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Re: [ba-ohs-talk] OHS/DKR Design for KM and Licensing

Jack,    (01)

I see you're interested in the study of Biomimetry of bee hives and ant
colonies relative to OHS network development. So, I assume you're aware of the
Bio-Networking Simulator being developed at UC Irvine for wireless networking
and swarm technology?    (02)

If not, then the Bio-Networking Simulator is a testbed for investigating
various aspects in the Bio-Networking Architecture such as evolution,
adaptability, scalability, survivability and discovery. You can download the
simulator from here:
<  http://netresearch.ics.uci.edu/bionet/resources/simulator/index.html >.    (03)

It's being used to develop:    (04)

- Adaptive networking: Network-aware distributed applications, proactive
self-tuning systems for ubiquitous computing, and custom channel building for
large-scale network systems    (05)

- Infrastructureless networking: Ad-hoc disposable networks; dynamically
forming, self-organizing hierarchy; and precision geo-location and UWB radios
to support sensornets    (06)

- Heterogeneous networking: Heterogeneity of future network services;
hierarchical addressing to simplify switching; and improving TCP/IP with
features developed for User-Level Network Interfaces (ULNI)    (07)

Project Overview    (08)

"It is not difficult to imagine a future where billions of people regularly
access applications running inside the global network as part of their daily
lives. To make this future a reality, network services and applications must
satisfy the following requirements:    (09)

   * they must be able to scale to billions of nodes and users
   * they must be able to adapt to diverse and dynamic conditions in the
   * they must be secure and highly available
   * they should require minimal human configuration and management    (010)

We believe that large scale biological systems, such as the bee or ant colony,
have already developed many of the mechanisms needed to satisfy these
requirements.  We have identified several key principles and mechanisms in
these biological systems, and we are now applying them to the design of network
services and applications.    (011)

Over millions of years of evolution, large scale biological systems, such as
the bee or ant colony, have developed mechanisms that allow them to scale,
adapt, and survive. Consider the bee colony. Bee colonies scale to a large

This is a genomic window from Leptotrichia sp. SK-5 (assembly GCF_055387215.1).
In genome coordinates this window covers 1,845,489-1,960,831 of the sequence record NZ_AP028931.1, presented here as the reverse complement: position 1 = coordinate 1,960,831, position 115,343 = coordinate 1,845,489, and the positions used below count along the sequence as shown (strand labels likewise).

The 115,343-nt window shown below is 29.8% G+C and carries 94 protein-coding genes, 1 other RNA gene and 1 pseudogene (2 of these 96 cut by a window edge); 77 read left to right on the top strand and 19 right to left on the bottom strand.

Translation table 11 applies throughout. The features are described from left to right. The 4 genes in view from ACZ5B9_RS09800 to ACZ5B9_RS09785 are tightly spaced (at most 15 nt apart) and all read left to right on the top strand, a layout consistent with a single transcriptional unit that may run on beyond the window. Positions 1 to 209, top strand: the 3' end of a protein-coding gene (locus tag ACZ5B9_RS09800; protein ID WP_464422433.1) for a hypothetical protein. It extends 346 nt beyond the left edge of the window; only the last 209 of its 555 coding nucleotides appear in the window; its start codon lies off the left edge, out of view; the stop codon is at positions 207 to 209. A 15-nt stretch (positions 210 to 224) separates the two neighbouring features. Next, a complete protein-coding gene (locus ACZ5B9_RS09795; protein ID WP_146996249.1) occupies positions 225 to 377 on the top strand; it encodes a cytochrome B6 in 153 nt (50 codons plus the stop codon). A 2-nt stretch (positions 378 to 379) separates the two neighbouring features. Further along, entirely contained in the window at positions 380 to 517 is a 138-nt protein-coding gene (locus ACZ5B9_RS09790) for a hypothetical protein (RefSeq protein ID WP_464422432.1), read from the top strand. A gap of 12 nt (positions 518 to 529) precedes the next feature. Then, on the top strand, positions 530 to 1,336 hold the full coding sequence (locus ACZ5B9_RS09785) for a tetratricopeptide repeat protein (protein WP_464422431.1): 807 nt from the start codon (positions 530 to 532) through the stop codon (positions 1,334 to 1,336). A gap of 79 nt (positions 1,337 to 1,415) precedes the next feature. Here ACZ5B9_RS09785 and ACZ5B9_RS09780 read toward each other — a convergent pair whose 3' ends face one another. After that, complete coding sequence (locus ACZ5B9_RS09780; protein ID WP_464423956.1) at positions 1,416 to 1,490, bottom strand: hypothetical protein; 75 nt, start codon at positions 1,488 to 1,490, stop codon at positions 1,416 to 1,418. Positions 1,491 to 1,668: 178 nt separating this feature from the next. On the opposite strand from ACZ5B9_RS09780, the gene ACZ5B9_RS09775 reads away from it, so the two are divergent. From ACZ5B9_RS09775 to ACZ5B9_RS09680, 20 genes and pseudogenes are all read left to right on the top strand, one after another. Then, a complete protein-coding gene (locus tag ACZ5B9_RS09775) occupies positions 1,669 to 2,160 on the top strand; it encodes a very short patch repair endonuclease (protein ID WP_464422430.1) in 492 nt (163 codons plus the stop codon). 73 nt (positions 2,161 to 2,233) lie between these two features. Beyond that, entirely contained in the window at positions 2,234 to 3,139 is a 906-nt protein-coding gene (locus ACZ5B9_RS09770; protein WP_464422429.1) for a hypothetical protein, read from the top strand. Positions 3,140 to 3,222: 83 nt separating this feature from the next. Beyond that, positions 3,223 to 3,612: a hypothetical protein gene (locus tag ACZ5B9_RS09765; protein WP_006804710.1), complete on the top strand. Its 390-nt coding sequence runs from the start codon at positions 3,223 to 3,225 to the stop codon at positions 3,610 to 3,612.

number of bees because all activities of the hive are carried out without
centralized control. Bees act autonomously, influenced by local conditions and
local interactions with other bees. When building the hive, bees are guided
only by the structure of the partially completed hexagonal cells around them.
There is no master bee that controls the building of the hive. The bee colony
also adapts to dynamic conditions, often to optimize its food gain relative to
energy expenditure. When the amount of honey in the hive is low, a large number
of food gathering bees leave the hive to gather nectar from the flowers in the
area. When the hive is nearly full of honey, most bees remain in the hive and
rest. The bee colony is survivable because it is not dependent on any single
bee, not even the queen bee. Therefore, the colony can still survive after a
predator kills a number of bees. In fact, the desirable characteristics of the
bee colony, scalability, adaptability, and survivability, are not present in
any single bee. Rather, they emerge from the collective actions and
interactions of all the bees in the colony.    (012)

We believe that the challenges faced by future network applications have
already been overcome in large scale biological systems and that future network
applications will benefit by adopting key biological principles and mechanisms.    (013)

The Bio-Networking Architecture is a paradigm as well as middleware for the
design and implementation of scalable, adaptive, and survivable/available
network applications. The paradigm is based on the principles and mechanisms
that allow biological systems to scale, adapt, and survive. While the paradigm
guides the design of a network application, the middleware aids the
implementation the application by providing software components, namely
cyber-entities and Bio-networking platforms. Cyber-entities are autonomous
mobile agents that are used to implement network applications. Bio-networking
platforms provide execution environments and support services for the
cyber-entities."    (014)

Jack Park wrote:    (015)

> A while back, I began to collect my thoughts.  Far from complete, and, in
> fact, I haven't touched those pages for a while now.  However, perhaps it's
> time to reveal them and see what might come of that.
> http://www.thinkalong.com/JP/cpc/
> Cheers
> Jack    (016)